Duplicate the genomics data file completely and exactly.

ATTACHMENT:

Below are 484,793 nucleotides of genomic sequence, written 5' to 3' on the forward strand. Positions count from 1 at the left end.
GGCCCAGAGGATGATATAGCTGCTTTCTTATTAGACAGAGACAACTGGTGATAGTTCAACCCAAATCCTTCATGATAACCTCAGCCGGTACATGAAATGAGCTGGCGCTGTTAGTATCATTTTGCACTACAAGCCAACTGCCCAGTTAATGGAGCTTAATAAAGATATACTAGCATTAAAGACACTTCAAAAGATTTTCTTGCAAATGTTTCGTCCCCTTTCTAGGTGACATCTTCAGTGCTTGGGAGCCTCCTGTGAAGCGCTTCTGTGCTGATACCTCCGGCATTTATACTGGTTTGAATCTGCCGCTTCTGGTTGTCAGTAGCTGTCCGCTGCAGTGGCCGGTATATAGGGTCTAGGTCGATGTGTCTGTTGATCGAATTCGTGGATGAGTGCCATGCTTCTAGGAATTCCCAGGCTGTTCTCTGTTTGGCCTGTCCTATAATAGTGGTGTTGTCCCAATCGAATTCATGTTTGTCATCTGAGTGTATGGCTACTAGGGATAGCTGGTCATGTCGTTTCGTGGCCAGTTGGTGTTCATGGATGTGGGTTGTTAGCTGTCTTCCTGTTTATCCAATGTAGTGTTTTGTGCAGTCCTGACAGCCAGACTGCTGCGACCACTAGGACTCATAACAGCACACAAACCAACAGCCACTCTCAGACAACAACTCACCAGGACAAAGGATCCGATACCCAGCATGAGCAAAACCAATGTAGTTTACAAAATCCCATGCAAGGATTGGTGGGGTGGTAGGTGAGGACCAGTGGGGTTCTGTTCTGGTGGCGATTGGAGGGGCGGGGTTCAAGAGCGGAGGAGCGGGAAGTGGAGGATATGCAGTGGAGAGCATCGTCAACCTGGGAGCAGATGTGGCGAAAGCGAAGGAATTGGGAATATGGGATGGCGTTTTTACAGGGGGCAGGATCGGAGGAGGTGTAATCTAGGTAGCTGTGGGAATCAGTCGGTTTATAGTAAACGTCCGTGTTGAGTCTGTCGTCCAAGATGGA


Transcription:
Below are 484,793 nucleotides of genomic sequence, written 5' to 3' on the forward strand. Positions count from 1 at the left end.
GGCCCAGAGGATGATATAGCTGCTTTCTTATTAGACAGAGACAACTGGTGATAGTTCAACCCAAATCCTTCATGATAACCTCAGCCGGTACATGAAATGAGCTGGCGCTGTTAGTATCATTTTGCACTACAAGCCAACTGCCCAGTTAATGGAGCTTAATAAAGATATACTAGCATTAAAGACACTTCAAAAGATTTTCTTGCAAATGTTTCGTCCCCTTTCTAGGTGACATCTTCAGTGCTTGGGAGCCTCCTGTGAAGCGCTTCTGTGCTGATACCTCCGGCATTTATACTGGTTTGAATCTGCCGCTTCTGGTTGTCAGTAGCTGTCCGCTGCAGTGGCCGGTATATAGGGTCTAGGTCGATGTGTCTGTTGATCGAATTCGTGGATGAGTGCCATGCTTCTAGGAATTCCCAGGCTGTTCTCTGTTTGGCCTGTCCTATAATAGTGGTGTTGTCCCAATCGAATTCATGTTTGTCATCTGAGTGTATGGCTACTAGGGATAGCTGGTCATGTCGTTTCGTGGCCAGTTGGTGTTCATGGATGTGGGTTGTTAGCTGTCTTCCTGTTTATCCAATGTAGTGTTTTGTGCAGTCCTGACAGCCAGACTGCTGCGACCACTAGGACTCATAACAGCACACAAACCAACAGCCACTCTCAGACAACAACTCACCAGGACAAAGGATCCGATACCCAGCATGAGCAAAACCAATGTAGTTTACAAAATCCCATGCAAGGATTGGTGGGGTGGTAGGTGAGGACCAGTGGGGTTCTGTTCTGGTGGCGATTGGAGGGGCGGGGTTCAAGAGCGGAGGAGCGGGAAGTGGAGGATATGCAGTGGAGAGCATCGTCAACCTGGGAGCAGATGTGGCGAAAGCGAAGGAATTGGGAATATGGGATGGCGTTTTTACAGGGGGCAGGATCGGAGGAGGTGTAATCTAGGTAGCTGTGGGAATCAGTCGGTTTATAGTAAACGTCCGTGTTGAGTCTGTCGTCCAAGATGGA